Saturday, March 9, 2013

Survivor's Toolbox: Negotiation Training

I am not much of a bargain hunter. I do not like to ask for deals or discounts or specials. I have heard of the Secret Starbucks Menu but have never partaken of it. I am that person who gets ripped off at a yard sale. What I am saying is that, until recently, if I were to end up in a position where I had to haggle or negotiate, I probably would not do well.

At my day job, I was given the opportunity to take a negotiation training course. I didn't want to take it (in large part because I knew it would not involve a Hostage Situation). I tried to get out of doing it a few times but eventually I caved. In hindsight, I most likely could not get out of taking the course because I did not know how to negotiate very well.

I did not become a negotiation expert after a five week, ten hour, course. However, I did learn a few things that will definitely come in handy when, after the Sentient Pet Rock Uprising, I am trying to negotiate with a farmer for a larger, yet less radioactive, chicken.

The following are a few tips. This list is by no means all encompassing.

Know Thy Enemy

Don't just walk into the chicken coop expecting to get the prime fowl without knowing a thing or two. Learn everything you can about the object or objects to be negotiated for and learn about the person with whom you are negotiating. The more information you have, the better equipped you will be to deal with the situation at hand.


Be a Good Listener

Good listeners hear what the other person is saying. I know, it seems a bit trite, but how often do you find yourself in the middle of a conversation but have no idea what the other person was saying? Exactly. Not listening when negotiating means losing out.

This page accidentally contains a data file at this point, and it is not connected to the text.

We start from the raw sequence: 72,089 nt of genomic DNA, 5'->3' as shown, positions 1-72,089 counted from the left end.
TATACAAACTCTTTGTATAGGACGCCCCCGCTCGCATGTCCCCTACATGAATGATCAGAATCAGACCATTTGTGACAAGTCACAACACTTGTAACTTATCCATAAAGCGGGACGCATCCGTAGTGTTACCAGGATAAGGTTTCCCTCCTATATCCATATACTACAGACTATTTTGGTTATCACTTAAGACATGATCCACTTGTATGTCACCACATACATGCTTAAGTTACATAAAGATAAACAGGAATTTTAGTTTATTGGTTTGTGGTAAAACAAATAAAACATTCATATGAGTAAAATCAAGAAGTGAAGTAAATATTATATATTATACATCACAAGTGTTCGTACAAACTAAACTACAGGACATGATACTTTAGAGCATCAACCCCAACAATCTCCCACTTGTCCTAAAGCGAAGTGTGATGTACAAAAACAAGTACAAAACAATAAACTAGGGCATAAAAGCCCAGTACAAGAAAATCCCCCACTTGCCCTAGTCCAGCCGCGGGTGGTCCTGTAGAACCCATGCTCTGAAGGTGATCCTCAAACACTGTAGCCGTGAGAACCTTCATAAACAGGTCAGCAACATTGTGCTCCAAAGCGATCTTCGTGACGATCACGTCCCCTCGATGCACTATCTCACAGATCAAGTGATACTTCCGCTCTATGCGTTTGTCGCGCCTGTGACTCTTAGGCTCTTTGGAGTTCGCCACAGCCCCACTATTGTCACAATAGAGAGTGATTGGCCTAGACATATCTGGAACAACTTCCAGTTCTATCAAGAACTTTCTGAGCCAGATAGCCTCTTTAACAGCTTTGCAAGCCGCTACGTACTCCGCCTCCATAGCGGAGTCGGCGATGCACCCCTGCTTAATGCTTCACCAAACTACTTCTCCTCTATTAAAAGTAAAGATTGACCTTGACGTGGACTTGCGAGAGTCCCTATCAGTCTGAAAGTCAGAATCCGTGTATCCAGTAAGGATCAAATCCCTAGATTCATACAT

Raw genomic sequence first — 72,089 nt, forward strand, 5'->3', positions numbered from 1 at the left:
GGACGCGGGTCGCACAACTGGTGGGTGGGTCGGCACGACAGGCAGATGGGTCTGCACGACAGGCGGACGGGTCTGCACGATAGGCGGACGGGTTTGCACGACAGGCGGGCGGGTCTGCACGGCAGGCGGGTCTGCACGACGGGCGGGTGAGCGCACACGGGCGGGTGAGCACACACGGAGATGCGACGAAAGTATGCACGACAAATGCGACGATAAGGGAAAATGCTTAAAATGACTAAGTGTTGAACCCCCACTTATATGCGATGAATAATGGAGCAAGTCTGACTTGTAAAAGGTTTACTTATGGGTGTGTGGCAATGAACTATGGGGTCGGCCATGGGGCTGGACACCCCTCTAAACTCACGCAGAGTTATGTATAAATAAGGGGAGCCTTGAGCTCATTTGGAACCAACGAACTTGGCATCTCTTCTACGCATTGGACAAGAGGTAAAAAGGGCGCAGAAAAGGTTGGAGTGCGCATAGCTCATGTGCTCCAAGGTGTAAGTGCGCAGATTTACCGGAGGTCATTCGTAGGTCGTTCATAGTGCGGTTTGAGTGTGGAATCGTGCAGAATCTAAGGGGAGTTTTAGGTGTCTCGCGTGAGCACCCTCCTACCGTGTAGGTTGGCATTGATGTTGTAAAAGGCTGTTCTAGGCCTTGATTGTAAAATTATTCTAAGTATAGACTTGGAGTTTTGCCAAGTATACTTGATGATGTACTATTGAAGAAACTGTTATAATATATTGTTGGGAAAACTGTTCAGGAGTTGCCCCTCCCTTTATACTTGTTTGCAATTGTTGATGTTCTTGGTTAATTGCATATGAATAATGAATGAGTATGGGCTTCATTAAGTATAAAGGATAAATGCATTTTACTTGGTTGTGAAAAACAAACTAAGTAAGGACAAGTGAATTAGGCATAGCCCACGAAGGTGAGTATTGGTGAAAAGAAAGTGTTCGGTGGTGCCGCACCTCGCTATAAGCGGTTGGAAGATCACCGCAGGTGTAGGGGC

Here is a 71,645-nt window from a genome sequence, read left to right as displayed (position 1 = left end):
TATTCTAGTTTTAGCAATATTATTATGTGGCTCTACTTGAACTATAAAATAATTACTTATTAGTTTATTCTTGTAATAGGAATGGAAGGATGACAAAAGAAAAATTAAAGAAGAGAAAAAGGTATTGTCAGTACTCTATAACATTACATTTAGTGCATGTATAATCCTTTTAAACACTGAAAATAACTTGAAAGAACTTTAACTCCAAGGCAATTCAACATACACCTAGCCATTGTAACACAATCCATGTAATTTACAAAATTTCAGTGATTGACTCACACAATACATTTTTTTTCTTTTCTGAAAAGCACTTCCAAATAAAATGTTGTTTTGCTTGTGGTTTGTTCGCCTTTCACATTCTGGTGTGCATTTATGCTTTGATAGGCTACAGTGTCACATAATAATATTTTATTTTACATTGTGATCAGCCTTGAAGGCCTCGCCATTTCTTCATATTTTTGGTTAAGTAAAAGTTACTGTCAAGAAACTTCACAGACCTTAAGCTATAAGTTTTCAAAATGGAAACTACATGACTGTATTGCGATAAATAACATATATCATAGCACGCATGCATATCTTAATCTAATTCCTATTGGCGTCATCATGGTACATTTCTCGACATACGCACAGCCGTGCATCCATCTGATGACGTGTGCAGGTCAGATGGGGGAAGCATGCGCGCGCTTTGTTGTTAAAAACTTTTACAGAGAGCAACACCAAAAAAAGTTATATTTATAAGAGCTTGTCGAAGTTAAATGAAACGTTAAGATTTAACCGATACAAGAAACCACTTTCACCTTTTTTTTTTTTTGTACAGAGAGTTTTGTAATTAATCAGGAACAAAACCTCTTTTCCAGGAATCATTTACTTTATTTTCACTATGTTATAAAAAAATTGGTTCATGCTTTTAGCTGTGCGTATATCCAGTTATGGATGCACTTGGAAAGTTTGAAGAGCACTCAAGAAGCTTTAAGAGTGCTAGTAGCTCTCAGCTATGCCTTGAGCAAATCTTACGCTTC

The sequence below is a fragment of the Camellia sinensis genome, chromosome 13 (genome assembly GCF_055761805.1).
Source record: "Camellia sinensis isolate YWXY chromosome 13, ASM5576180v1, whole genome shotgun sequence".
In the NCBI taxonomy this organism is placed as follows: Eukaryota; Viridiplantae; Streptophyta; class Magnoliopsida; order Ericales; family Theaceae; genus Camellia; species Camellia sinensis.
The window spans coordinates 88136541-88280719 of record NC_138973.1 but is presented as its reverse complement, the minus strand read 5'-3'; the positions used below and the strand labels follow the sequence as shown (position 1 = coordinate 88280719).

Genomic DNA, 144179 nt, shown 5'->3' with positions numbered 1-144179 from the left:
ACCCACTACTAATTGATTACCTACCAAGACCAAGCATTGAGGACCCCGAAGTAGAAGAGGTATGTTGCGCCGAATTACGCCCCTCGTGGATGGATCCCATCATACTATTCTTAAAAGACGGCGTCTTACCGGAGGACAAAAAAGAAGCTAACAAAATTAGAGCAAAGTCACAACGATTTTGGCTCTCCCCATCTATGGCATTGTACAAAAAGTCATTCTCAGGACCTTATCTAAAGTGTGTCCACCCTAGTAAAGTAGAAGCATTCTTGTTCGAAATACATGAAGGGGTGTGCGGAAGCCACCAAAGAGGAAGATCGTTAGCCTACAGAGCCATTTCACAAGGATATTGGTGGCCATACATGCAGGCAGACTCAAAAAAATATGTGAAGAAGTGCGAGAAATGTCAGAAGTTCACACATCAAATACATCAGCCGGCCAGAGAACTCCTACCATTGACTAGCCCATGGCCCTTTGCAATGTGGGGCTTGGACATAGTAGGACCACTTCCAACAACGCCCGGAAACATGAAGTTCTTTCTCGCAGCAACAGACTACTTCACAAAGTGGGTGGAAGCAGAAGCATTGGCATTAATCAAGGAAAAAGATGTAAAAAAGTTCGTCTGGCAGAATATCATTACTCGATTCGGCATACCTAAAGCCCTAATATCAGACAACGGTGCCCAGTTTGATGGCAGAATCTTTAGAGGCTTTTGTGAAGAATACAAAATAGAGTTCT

Listening carefully let's you understand the other person's point of view better. This means that you will have a better idea of what the farmer wants and needs. If you can in some way meet her wants and needs, she will  be more receptive to meeting yours.

Another bonus is that because people like to be listened to, earnestly and honestly listening to someone makes him like you more. And people who like you are more willing to work with you.

Take Notes

Keep a record of the conversation so that you can refer back to them if necessary. Taking notes also ensures that you are listening carefully to the other party essentially forcing you to be a good listener. 

Having a record of the conversation will be handy when discussing the actual details of the contract. (Giant, minimally radioactive chickens are not cheap.) Being able to look back over the discussion will aid both parties since no one will miss out on a possible boon.

Taking notes also forces you to step away from the situation in some ways. Decisions made because of an emotional response, rather than a rational one, rarely work out well.

From Tumblr
Bartering for goods and services will take the physical skills required to create goods and perform services, but it will also require us to know how to get the best deal we can. Some negotiation styles are cut-throat. Others are much more interested in everyone getting the best deal possible. Learn about as many negotiation styles as possible: you can only repel a possible attack if you recognize it.

What are some of the negotiation skills you will need after the Sentient Pet Rock Uprising? Tell us in the comments!

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